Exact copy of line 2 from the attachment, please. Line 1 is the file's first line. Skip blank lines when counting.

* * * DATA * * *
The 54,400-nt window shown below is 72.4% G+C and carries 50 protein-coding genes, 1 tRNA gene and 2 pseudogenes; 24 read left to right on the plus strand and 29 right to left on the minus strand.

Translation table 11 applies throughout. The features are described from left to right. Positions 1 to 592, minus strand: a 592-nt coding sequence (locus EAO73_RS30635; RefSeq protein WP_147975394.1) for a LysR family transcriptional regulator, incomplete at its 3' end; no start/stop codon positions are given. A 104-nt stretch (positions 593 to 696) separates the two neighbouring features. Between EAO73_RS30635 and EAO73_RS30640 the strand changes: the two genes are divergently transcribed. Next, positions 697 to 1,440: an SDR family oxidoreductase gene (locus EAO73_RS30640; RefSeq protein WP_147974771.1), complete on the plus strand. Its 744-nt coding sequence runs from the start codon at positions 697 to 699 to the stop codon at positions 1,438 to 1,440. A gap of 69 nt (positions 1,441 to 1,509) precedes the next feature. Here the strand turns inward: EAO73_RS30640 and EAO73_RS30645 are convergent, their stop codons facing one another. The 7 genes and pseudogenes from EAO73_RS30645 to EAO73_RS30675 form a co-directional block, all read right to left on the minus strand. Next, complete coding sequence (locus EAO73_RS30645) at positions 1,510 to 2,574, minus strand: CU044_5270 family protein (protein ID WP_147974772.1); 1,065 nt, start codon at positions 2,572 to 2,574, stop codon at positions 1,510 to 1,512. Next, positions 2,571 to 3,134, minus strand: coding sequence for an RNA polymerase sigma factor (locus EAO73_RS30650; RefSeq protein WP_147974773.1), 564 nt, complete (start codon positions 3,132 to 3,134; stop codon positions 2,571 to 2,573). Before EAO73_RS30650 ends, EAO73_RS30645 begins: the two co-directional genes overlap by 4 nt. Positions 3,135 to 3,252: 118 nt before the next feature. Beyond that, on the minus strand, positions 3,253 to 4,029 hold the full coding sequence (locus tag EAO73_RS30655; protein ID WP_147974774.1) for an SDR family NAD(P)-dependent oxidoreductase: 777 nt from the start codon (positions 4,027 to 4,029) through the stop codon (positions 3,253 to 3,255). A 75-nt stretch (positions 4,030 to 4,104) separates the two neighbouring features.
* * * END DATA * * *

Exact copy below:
Translation table 11 applies throughout. The features are described from left to right. Positions 1 to 592, minus strand: a 592-nt coding sequence (locus EAO73_RS30635; RefSeq protein WP_147975394.1) for a LysR family transcriptional regulator, incomplete at its 3' end; no start/stop codon positions are given. A 104-nt stretch (positions 593 to 696) separates the two neighbouring features. Between EAO73_RS30635 and EAO73_RS30640 the strand changes: the two genes are divergently transcribed. Next, positions 697 to 1,440: an SDR family oxidoreductase gene (locus EAO73_RS30640; RefSeq protein WP_147974771.1), complete on the plus strand. Its 744-nt coding sequence runs from the start codon at positions 697 to 699 to the stop codon at positions 1,438 to 1,440. A gap of 69 nt (positions 1,441 to 1,509) precedes the next feature. Here the strand turns inward: EAO73_RS30640 and EAO73_RS30645 are convergent, their stop codons facing one another. The 7 genes and pseudogenes from EAO73_RS30645 to EAO73_RS30675 form a co-directional block, all read right to left on the minus strand. Next, complete coding sequence (locus EAO73_RS30645) at positions 1,510 to 2,574, minus strand: CU044_5270 family protein (protein ID WP_147974772.1); 1,065 nt, start codon at positions 2,572 to 2,574, stop codon at positions 1,510 to 1,512. Next, positions 2,571 to 3,134, minus strand: coding sequence for an RNA polymerase sigma factor (locus EAO73_RS30650; RefSeq protein WP_147974773.1), 564 nt, complete (start codon positions 3,132 to 3,134; stop codon positions 2,571 to 2,573). Before EAO73_RS30650 ends, EAO73_RS30645 begins: the two co-directional genes overlap by 4 nt. Positions 3,135 to 3,252: 118 nt before the next feature. Beyond that, on the minus strand, positions 3,253 to 4,029 hold the full coding sequence (locus tag EAO73_RS30655; protein ID WP_147974774.1) for an SDR family NAD(P)-dependent oxidoreductase: 777 nt from the start codon (positions 4,027 to 4,029) through the stop codon (positions 3,253 to 3,255). A 75-nt stretch (positions 4,030 to 4,104) separates the two neighbouring features.